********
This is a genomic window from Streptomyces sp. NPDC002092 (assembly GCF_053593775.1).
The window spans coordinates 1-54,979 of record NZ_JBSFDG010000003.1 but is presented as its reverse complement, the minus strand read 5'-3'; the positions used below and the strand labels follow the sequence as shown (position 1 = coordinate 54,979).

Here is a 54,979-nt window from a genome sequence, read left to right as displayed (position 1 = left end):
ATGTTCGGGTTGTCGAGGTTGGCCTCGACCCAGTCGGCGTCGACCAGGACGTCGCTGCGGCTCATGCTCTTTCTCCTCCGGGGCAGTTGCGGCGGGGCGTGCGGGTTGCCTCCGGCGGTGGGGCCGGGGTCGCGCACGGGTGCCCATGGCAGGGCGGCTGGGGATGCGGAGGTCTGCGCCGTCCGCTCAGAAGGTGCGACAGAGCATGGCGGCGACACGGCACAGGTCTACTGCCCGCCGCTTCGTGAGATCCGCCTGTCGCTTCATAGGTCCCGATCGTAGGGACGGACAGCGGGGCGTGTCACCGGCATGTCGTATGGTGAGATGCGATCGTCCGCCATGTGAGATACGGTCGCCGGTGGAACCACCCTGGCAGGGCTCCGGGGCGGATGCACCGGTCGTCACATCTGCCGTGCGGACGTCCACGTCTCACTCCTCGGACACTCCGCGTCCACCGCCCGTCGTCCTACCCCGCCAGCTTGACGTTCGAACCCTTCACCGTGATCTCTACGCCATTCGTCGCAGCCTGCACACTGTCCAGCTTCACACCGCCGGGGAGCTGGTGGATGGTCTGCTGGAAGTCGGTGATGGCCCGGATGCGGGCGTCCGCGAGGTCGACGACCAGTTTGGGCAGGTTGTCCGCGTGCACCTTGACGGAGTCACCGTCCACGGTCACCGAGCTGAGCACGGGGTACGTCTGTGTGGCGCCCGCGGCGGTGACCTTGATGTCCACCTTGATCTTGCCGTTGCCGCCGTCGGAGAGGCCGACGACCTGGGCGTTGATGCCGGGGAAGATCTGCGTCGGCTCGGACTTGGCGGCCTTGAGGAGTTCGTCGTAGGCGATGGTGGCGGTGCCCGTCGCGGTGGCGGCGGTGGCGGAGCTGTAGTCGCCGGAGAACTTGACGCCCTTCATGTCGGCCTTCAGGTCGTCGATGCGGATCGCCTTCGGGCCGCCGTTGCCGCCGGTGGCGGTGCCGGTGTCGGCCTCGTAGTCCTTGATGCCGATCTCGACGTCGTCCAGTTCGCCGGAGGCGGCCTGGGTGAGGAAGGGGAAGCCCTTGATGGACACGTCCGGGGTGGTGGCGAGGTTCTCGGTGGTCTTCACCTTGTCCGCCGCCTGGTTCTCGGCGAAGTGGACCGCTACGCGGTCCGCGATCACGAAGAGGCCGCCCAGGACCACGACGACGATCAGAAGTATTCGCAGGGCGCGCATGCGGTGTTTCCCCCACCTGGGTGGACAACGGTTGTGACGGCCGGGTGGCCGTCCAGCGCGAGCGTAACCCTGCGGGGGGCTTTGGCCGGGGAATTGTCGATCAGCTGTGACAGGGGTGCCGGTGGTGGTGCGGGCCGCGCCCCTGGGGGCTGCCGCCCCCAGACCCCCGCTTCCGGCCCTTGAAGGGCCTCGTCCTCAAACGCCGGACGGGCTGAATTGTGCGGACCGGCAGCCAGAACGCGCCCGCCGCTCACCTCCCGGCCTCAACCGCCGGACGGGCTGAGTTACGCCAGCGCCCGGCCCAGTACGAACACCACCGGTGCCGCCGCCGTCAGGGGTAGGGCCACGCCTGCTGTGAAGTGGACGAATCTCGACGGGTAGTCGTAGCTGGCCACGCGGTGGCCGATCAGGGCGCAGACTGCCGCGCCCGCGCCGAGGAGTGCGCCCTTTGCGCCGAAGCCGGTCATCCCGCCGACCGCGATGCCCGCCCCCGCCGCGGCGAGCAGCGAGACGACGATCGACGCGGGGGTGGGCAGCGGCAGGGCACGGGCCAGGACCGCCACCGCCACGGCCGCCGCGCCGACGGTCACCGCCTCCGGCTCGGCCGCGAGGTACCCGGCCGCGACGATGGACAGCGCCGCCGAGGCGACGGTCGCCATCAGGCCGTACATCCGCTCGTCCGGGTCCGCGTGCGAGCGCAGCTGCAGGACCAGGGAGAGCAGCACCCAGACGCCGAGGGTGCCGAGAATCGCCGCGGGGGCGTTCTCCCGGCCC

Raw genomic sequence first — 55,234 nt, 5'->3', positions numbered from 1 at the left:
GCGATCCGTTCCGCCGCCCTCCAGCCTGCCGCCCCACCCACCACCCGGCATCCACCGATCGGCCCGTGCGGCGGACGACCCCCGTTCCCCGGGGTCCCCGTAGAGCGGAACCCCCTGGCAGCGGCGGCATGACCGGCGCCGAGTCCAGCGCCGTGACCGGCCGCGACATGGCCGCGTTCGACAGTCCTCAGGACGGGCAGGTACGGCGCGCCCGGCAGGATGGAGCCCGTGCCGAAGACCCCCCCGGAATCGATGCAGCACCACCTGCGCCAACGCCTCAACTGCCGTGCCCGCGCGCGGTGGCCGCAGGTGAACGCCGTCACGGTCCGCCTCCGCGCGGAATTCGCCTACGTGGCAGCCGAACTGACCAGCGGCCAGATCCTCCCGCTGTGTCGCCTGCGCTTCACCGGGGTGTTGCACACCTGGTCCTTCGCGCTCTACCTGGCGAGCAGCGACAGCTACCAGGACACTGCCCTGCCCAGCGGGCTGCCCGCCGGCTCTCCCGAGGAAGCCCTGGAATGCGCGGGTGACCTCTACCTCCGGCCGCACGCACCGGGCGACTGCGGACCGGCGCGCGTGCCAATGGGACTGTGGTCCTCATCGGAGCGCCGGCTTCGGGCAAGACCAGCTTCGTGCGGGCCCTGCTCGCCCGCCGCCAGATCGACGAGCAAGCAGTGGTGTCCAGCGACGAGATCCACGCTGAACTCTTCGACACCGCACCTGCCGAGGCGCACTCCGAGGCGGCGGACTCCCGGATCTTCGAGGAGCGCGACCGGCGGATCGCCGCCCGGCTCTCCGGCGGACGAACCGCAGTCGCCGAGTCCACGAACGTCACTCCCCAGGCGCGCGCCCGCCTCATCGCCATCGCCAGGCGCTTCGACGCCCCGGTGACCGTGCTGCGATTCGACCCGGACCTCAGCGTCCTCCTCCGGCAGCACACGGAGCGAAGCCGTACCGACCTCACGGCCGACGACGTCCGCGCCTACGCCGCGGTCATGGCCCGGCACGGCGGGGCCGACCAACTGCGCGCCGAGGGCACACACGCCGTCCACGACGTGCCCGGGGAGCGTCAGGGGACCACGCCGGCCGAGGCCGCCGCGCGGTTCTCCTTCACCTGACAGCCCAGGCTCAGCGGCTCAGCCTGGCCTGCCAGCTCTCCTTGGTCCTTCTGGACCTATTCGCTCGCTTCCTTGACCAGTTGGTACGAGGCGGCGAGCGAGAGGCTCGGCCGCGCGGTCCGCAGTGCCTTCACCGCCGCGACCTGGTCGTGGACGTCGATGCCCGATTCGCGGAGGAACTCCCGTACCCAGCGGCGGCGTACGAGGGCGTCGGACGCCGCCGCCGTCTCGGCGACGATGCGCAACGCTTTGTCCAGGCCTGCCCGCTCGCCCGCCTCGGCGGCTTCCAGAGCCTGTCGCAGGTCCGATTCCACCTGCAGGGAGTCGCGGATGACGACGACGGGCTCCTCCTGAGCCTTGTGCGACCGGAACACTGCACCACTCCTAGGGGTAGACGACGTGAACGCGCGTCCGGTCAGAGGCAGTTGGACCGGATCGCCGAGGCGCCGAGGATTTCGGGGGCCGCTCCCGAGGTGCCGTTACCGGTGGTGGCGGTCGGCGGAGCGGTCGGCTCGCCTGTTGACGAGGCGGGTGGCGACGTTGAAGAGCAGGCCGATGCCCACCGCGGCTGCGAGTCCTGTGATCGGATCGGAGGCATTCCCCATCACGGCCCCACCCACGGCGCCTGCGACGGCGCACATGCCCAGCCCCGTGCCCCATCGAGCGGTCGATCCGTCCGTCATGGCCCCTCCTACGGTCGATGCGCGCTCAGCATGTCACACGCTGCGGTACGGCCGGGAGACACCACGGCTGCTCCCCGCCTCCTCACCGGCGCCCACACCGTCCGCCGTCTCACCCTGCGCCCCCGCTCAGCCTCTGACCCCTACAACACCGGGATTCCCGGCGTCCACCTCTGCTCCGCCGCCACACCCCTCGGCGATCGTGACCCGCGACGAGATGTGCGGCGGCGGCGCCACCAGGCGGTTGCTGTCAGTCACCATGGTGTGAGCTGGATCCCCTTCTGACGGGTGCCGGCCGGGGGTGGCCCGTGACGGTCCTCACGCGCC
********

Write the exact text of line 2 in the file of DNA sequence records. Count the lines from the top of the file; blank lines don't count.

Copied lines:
The window spans coordinates 1-54,979 of record NZ_JBSFDG010000003.1 but is presented as its reverse complement, the minus strand read 5'-3'; the positions used below and the strand labels follow the sequence as shown (position 1 = coordinate 54,979).